As we reported this morning, the bitcoin price is rising sharply again, up another +5% from this time yesterday at US$39,160. (It breached US$40,000 again earlier in the day.) Volatility is still high however, +/- 4.5% today.

The full interest.co.nz team of journalists is back on Monday led by Gareth Vaughan, so you will get a better, more in-depth standard of news then.

This soil moisture chart is animated here.

The easiest place to stay up with event risk today is by following our Economic Calendar here ».

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On my screens the NZ10yr is down by 4 basis points? Indeed there's a nice little rally across the boards, particularly at the short end of the curve.


A zero-sum game, is betting in the non-productive world.

Correction: a less than zero-sum game, in the longer term.

More important, Biden's near-2 trillion debt injection, atop an already eye-wateringly unrepayable total, raises a question:
When will disbelief in debt repayable-ness reflect in disbelief in money?

Because when that happens, all bets are off.

Simulation and simulacra will not allow it!

To poweredowndoomsdayprepper

So, are you going to stalk me across every serious post to bore me with this tiresome repetitive doomsday prepper bilge?

In the nicest possible way, if you want to interact on topic, fine. If you're just going to push this obsession of yours, then bugger off. I'm so bored with it. And it's disrespectful.

Your comment here doesn't even interact with my comment on any single nexus. None. My comment is simply questioning the report showing NZ treasury yields are up when my screens show them down.

Well said Mr Hubbard.
The person you refer to is a perennial flatearth believing, tinfoil hat wearer who never engages in direct dialogue. He's even been challenged by the likes of Keith Woodford and never replies. I think he must be Chaston's close friend or perhaps relative to be able to trot out his repetitive dialogue like a stuck record over and over without being removed

NZ imports coal from Indonesia to run Huntly power station, when required. Could get embarrassing.

nothing a few smiles and hugs can't cure


That's a coal-ition Government for you.

Like it or lump it.



Save a Kakapo... kill an Orangutan

Used to be half import half local. Not sure what it is now.

Easy fix. Shut down Huntly or make sure it runs on gas only, the lesser of two fossil fuel evils. As someone on another post on another article said "At the stroke of a pen" The gas option. Hang on I think the gas comes from Taranaki but they could well be running short or the price is not right.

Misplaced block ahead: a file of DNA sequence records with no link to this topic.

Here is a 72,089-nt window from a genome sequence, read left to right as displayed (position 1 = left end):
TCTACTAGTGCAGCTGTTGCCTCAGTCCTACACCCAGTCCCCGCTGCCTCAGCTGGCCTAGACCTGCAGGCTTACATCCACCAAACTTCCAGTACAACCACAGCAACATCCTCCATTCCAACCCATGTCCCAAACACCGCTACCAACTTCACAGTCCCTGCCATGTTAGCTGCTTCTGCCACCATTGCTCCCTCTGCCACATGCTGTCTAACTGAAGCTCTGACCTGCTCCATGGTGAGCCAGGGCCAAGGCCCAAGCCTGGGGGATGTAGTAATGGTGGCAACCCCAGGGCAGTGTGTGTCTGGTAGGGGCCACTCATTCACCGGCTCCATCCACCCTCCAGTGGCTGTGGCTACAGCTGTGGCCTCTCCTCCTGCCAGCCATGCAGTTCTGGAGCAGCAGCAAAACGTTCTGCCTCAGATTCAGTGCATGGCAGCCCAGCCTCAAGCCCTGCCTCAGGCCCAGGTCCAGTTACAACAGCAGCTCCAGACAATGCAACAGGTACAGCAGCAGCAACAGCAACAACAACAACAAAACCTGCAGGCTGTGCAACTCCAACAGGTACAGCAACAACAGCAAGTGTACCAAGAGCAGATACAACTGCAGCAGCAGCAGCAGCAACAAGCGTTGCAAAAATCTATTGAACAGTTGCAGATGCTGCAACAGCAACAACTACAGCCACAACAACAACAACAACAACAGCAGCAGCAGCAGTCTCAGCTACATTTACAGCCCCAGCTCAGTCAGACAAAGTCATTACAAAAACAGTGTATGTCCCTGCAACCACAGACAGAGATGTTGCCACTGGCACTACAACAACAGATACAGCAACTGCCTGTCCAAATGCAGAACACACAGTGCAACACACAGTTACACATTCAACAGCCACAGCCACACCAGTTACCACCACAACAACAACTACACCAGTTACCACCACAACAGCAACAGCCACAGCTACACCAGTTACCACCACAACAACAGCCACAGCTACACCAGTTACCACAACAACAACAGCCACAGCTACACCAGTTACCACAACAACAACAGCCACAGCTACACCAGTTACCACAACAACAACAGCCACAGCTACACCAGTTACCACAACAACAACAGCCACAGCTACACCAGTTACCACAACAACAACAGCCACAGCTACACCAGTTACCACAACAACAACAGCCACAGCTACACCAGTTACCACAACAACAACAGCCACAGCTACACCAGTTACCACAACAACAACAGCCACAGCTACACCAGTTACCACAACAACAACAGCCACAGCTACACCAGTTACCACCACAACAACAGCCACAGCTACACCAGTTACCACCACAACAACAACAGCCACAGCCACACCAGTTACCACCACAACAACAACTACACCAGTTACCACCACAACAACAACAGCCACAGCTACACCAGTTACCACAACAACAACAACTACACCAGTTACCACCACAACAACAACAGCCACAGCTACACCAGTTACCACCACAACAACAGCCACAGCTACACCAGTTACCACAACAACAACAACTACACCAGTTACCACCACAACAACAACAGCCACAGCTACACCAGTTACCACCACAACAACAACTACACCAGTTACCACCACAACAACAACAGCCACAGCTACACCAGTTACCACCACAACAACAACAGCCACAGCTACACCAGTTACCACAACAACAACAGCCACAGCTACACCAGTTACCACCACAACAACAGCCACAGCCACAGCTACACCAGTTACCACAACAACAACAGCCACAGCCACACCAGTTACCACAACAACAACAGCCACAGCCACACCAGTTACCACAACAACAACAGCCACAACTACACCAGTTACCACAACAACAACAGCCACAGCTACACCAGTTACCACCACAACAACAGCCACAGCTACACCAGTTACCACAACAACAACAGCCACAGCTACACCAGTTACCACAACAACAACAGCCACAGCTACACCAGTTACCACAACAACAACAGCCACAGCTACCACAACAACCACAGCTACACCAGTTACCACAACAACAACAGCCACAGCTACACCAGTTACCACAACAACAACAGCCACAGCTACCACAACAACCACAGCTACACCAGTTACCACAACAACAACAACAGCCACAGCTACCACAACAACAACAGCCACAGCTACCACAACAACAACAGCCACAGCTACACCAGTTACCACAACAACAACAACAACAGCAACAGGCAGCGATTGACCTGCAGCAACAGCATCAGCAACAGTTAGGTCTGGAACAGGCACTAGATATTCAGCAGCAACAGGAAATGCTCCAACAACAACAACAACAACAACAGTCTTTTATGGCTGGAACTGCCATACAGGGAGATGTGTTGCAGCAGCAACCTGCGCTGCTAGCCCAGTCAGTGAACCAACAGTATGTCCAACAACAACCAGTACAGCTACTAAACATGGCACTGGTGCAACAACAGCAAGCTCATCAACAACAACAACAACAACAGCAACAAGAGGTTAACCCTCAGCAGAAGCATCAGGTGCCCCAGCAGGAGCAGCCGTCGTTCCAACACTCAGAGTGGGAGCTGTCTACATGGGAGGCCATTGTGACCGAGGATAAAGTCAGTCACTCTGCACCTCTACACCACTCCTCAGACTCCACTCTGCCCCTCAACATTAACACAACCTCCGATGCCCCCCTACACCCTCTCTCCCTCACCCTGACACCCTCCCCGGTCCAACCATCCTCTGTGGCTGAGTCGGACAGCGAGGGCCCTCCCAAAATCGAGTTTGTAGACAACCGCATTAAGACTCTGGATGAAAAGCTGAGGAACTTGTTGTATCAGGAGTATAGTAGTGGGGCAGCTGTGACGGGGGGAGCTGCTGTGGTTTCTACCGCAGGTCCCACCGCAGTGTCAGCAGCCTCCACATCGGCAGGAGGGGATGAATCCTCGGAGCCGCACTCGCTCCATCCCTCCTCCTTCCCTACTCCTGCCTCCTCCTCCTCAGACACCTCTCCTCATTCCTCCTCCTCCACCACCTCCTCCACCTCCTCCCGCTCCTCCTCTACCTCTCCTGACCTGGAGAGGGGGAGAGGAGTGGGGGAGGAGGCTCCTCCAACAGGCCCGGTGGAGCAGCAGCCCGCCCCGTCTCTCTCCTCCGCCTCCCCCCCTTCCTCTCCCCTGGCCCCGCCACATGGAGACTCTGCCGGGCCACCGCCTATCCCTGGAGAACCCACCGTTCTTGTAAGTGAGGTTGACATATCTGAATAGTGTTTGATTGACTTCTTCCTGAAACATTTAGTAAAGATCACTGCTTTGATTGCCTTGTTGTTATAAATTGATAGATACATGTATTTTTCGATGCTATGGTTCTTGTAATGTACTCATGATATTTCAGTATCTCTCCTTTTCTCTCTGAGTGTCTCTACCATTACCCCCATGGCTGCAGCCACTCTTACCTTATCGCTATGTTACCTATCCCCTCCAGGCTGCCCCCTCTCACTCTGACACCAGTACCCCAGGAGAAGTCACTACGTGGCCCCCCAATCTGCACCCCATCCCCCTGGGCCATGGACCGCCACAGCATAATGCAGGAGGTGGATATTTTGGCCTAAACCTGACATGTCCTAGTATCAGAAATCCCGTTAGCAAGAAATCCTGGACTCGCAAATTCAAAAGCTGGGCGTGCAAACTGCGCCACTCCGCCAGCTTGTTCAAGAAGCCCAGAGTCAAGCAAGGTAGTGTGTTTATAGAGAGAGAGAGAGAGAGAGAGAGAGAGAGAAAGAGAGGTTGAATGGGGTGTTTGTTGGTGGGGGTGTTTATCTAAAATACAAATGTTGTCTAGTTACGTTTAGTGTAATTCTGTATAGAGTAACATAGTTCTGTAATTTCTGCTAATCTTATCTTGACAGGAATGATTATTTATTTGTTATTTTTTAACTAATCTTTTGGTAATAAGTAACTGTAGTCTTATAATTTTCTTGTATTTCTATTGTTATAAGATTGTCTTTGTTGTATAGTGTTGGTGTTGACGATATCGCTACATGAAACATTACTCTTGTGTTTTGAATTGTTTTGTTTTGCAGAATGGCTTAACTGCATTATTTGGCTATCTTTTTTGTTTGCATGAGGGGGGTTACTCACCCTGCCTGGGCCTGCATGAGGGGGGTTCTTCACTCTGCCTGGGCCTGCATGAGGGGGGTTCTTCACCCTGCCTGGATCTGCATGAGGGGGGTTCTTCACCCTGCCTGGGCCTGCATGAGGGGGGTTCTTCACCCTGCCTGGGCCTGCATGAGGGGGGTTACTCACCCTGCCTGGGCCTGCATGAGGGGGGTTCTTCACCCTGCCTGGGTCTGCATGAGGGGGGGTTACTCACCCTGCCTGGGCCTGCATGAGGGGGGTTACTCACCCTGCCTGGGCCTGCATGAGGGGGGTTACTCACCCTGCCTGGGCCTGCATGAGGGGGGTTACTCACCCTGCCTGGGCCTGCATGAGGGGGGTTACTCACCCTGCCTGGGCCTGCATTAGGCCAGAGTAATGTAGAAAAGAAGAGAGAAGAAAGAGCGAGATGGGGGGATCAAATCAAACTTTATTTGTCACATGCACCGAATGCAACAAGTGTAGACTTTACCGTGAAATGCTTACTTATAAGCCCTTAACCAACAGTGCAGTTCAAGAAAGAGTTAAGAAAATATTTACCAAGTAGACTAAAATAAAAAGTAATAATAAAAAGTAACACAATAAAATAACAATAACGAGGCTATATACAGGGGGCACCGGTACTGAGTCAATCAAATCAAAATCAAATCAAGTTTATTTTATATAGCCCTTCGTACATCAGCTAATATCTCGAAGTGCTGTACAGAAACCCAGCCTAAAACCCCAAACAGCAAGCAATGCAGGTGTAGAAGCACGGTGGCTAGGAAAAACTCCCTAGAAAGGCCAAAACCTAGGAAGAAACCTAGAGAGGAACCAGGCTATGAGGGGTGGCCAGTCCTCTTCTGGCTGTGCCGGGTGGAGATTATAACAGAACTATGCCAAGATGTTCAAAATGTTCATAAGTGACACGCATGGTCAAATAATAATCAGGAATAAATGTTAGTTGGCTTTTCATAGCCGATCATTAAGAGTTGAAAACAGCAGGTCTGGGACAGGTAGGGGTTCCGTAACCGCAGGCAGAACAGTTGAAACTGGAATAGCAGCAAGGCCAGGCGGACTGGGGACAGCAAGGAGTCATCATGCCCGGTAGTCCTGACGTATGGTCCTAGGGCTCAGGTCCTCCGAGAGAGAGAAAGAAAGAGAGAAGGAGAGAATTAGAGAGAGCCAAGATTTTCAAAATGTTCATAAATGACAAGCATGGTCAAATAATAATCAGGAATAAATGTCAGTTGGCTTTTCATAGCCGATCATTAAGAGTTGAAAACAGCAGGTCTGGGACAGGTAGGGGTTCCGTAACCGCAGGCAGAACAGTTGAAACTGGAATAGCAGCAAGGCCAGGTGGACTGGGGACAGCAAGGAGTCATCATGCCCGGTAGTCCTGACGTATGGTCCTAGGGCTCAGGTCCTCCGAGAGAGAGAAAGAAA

But wait, shutting down Huntly would have unintended consequences like rolling blackouts or trying to persuade consumers to reduce their consumption.
Too many talking the talk about emissions but when it comes to the crunch quietly look away.

Intersting CPI is at 1%. Cost of new build is 8% of the weight in the CPI if I read the graphs right. Without a 20% increase in houses, maybe we would have gone negative in the CPI. Maybe this is the only source of inflation the RBNZ can muster. Maybe this is why they dropped LVRs. Negative inflation = bad news for bankologists.

The CPI is such a crock. I steer away from conspiracy but the BS runs so deep with how inflation is actually measured.

Listen to the Chatter

I don't have any skin in the Bitcoin game

The gymnastics of BTC, plus Global QE, plus insane flight into property, plus global stock markets hitting highs

Is telling me the smart money is betting on rampant inflation

I suspect supply chain disruptions in the shipping business may add fuel to the fire.

As a BTC owner, in the parts of the community I belong to, we believe that inflation is off the hook for quite some time.

I'm not so sure. Last week in the States 1,000,000 people signed up for unemployment. As insane as the world we live in is, I think Von Mises is right either you restrict credit of face a currency crisis. This in spite of Bidens 1.9 trillion stimulus plan.

The consequences of Covid lockdowns haven't hit yet but it has to be coming. I just spoke to my fertiliser spreader, he's at the beach out of work, he said no one is spending it's dead.


I think Von Mises is right either you restrict credit of face a currency crisis.

Yes. But the money supply is so out of control and has been for some time. So if you consider that money supply is "inflation", we're already there, don't you think? That is not to say that deflation in asset prices can't or won't occur. That just depends what assets you're focusing on.